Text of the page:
Needs of the company are a legitimate reason to do work you don't enjoy until they've had time to shift it to someone else, or (sometimes) as long as it is something that is being distributed to everyone. But you spend a huge percentage of your life at work; it's legitimate to want it to be challenging and interesting and a growth opportunity and all those things that keep us motivated. Fun too, when possible, or paid well enough that you are willing to put up with it not being fun.

At some point you may need to start a new job hunt to move from 100% DevOps back into Dev or the currently in fashion mixture of Dev and DevOps. But start by trying an internal move; it's a lot less hassle.

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  • It's not just a job that I don't enjoy doing, it's a job that I know much less than other things. It's important.
    – user_ok
    Mar 3, 2023 at 16:16
  • @user_ok: That argument won't fly. Everyone should continuously be learning new skills, and everyone starts in a new skill as a novice If this needs done, inexperienced is better than nobody, and that's how you become experienced. "Can we work toward getting me assigned to something I find more rewarding and can contribute more value to" is a stronger argument.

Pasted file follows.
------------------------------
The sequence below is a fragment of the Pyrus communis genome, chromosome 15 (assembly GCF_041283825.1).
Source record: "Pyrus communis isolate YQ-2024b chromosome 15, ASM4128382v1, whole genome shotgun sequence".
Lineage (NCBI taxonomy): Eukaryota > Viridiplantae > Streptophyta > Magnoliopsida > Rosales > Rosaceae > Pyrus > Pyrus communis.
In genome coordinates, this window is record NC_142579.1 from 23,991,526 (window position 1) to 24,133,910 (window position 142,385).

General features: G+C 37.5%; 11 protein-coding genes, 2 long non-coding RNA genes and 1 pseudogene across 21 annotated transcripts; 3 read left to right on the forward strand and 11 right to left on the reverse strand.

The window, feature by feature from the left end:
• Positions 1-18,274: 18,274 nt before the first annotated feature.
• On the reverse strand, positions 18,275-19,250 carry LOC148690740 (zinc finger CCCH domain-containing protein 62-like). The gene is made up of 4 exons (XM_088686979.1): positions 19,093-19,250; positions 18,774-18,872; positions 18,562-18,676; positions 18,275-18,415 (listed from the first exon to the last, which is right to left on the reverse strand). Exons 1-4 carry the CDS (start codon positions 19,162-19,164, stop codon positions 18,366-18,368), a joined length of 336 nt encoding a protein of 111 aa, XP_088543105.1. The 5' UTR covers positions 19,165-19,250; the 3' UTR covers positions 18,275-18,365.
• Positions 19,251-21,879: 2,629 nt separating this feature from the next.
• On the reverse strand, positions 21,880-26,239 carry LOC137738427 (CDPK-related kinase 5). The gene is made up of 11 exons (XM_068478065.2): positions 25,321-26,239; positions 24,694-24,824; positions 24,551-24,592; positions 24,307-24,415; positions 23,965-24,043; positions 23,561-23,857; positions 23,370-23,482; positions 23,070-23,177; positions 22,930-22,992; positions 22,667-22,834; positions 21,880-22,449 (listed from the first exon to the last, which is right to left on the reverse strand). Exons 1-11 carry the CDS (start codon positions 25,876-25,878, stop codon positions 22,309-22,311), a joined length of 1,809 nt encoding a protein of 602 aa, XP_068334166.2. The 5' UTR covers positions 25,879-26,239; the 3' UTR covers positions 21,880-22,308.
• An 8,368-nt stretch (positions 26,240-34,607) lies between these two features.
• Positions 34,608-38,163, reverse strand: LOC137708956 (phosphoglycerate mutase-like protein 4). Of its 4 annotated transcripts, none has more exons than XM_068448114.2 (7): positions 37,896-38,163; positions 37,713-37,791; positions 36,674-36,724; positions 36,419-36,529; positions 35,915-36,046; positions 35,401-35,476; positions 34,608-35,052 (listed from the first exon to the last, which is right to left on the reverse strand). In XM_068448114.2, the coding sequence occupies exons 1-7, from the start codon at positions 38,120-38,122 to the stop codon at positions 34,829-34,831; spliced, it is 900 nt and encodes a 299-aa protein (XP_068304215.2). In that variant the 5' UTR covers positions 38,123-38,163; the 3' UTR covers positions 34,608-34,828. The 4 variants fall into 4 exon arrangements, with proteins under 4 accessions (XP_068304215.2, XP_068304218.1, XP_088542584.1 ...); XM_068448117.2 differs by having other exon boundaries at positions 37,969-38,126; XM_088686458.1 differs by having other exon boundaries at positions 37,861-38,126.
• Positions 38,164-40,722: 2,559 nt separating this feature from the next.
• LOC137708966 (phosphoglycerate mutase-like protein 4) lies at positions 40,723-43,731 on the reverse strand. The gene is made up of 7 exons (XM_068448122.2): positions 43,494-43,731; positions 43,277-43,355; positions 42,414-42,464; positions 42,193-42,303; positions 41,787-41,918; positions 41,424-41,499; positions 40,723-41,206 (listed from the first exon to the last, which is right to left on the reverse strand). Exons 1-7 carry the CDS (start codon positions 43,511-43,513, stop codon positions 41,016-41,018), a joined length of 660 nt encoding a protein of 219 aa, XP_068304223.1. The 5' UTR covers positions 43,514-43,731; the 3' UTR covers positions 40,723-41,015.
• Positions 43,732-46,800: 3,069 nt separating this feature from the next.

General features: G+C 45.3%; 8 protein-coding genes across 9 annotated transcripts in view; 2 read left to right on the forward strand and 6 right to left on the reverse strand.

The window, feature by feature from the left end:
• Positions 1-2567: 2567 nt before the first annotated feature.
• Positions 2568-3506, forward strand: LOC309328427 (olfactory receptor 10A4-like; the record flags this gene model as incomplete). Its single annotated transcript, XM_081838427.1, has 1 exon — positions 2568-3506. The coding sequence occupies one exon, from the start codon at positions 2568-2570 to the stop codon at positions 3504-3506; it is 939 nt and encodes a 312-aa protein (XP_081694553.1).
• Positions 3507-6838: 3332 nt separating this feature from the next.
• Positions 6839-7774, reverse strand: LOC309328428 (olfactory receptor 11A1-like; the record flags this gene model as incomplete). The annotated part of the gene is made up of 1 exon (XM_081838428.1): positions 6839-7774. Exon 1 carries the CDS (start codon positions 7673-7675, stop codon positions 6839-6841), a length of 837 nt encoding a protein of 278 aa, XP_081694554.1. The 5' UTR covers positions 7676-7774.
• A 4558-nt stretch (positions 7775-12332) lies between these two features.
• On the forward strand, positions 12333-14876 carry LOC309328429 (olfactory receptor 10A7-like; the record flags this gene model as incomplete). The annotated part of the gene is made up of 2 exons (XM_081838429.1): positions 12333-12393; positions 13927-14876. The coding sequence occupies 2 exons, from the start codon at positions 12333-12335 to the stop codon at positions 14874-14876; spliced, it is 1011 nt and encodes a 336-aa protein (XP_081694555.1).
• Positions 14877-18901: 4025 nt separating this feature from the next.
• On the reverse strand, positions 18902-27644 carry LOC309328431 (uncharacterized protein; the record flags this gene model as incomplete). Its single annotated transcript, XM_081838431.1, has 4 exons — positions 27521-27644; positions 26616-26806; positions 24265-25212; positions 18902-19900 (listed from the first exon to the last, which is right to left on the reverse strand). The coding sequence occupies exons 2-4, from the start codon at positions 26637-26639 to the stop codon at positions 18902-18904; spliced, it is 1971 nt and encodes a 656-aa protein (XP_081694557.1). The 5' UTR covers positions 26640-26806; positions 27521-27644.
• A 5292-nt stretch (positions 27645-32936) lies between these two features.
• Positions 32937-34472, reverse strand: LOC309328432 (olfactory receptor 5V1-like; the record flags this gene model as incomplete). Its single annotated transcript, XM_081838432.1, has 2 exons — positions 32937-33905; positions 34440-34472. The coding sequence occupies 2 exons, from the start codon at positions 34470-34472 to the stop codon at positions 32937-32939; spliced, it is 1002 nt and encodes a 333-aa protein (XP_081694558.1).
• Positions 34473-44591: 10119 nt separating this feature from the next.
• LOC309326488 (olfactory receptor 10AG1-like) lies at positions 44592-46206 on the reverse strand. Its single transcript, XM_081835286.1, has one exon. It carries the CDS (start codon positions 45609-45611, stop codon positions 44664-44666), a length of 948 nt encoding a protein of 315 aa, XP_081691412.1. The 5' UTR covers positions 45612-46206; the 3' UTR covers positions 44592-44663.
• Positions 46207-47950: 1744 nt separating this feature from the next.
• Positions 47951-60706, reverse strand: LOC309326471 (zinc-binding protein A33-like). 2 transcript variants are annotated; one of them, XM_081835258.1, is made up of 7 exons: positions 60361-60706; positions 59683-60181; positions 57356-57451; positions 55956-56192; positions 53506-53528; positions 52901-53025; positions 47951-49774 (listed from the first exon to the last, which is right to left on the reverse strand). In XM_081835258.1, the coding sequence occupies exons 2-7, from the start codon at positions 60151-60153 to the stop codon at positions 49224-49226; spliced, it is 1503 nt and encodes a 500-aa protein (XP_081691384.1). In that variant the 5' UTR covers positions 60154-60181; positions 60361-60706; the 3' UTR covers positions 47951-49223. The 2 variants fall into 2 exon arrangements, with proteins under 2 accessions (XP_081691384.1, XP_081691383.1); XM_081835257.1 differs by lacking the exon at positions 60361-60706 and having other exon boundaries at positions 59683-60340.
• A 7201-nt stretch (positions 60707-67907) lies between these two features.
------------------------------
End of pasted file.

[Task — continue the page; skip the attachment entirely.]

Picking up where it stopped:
– keshlam
    Mar 3, 2023 at 16:46
  • I already have lots of experience, just in a different area. Start over in a completely different area? What for?
    – user_ok
    Mar 3, 2023 at 19:08
  • Because your current department apparently doesn't want you to do what you want to do. Or at least, this should be your approach if management says they don't have anything else to offer you. Like it or not, the department does what management decides the department does. And if that isn't what you want to do, you change departments.
    – keshlam
    Mar 4, 2023 at 5:14